The Village library is full of some entertaining and suspenseful reads. It’s important to have hobbies and materials that keep our minds busy. We recently had several donations of “I Can Read” books all from different Community members.
I picked up The Schizoid Man and thumbed through it. I’ll add it to the collection despite the worn and torn book cover.
How I did it:
Several Village dwellers created some impressive book covers from scratch. I took the “creative edit approach” as The Village psychiatrist calls it.
I wanted to capture the essence of Rover as well as the lava lamps that appear throughout The Prisoner. I found a Creative Commons licensed lava lamp photo (thanks Anderaz) through Photo Pin. I imported that into GIMP and erased everything but the three bubbles. I think my next steps involved playing around with greyscale, contrast, the invert tool, and maybe some other things. I took a few screenshots, but couldn’t really tell you the order I did things:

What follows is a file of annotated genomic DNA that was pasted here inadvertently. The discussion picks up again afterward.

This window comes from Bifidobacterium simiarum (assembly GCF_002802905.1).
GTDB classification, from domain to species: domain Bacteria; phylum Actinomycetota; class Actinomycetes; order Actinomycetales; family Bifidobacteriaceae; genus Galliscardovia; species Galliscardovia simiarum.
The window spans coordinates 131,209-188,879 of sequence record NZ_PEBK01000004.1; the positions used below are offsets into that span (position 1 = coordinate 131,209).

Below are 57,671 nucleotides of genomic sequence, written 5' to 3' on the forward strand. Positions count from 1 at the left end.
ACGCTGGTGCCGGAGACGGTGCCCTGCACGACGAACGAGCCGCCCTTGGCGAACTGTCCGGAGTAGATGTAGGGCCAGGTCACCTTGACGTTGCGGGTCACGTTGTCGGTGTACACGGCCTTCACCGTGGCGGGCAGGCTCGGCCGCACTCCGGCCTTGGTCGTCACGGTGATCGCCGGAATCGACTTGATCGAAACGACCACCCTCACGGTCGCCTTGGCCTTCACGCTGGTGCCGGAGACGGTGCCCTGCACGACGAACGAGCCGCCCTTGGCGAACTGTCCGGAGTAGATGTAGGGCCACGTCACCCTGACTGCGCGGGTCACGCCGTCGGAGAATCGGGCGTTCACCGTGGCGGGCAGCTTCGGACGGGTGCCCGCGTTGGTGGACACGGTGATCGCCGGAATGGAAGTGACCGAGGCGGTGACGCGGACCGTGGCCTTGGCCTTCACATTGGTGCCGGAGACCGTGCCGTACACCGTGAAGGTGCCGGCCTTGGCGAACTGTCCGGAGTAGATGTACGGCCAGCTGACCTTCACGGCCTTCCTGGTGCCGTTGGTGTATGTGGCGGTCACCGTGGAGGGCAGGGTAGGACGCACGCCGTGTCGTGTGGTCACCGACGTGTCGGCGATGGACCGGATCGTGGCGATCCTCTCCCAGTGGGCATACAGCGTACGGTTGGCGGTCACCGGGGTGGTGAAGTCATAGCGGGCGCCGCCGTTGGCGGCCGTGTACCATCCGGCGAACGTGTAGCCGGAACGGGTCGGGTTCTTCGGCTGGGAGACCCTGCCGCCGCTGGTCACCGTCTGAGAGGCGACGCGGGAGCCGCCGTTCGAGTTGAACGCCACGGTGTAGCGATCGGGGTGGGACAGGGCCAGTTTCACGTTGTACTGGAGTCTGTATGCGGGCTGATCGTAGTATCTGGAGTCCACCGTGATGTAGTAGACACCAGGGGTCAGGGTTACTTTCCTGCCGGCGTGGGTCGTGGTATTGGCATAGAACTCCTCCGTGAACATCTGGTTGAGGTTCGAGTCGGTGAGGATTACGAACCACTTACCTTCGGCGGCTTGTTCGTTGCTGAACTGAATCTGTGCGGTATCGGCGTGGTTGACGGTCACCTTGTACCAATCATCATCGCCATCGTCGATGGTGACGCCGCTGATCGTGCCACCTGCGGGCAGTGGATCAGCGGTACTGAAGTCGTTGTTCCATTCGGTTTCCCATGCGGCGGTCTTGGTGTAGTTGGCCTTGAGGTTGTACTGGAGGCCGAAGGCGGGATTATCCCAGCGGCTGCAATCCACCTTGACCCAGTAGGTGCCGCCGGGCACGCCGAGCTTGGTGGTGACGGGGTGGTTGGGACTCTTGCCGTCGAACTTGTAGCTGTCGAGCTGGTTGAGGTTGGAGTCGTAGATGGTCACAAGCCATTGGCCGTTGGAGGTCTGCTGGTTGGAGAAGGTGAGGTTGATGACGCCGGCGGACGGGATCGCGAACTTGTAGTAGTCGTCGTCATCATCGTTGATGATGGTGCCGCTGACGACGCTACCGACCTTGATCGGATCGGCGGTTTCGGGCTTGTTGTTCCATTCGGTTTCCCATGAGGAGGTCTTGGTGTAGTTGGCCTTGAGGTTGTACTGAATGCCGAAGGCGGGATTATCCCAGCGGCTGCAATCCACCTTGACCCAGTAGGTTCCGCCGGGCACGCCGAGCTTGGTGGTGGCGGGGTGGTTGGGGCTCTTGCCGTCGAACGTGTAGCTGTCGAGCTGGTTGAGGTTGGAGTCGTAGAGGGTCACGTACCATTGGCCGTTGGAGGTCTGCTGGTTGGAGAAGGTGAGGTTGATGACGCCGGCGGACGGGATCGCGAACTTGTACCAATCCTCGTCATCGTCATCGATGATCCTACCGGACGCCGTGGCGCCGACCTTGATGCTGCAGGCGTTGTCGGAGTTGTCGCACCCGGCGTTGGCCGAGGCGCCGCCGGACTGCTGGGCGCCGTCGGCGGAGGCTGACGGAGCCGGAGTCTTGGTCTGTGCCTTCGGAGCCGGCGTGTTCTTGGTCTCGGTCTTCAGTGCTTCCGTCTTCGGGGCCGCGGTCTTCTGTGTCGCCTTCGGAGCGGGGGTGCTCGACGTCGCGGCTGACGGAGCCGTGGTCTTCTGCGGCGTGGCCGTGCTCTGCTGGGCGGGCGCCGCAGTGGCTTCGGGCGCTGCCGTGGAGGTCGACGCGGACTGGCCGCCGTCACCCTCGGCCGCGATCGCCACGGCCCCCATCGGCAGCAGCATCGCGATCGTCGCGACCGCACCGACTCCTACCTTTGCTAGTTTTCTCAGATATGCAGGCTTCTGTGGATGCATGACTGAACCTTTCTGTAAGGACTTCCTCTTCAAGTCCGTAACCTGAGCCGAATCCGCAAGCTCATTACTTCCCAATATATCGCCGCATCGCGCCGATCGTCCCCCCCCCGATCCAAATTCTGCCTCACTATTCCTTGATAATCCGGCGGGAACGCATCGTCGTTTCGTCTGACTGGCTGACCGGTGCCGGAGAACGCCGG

After the lava lamp/Rover was all set, I downloaded Mitch’s War Games cover and proceeded with my “creative edits,” which I now feel kind of lame about, because the book cover is copyrighted. I supposed I could argue that it all falls within Fair Use, but still….
My creative edits included: change the book number from 15 to 2, changing the copyright date from 1964 to 1967 (when The Prisoner) came out, changing the book cover image (obviously) and the text. It would behoove me create my own book cover, because I could benefit from experimenting with different effects and brushes and other tools available to master image manipulators.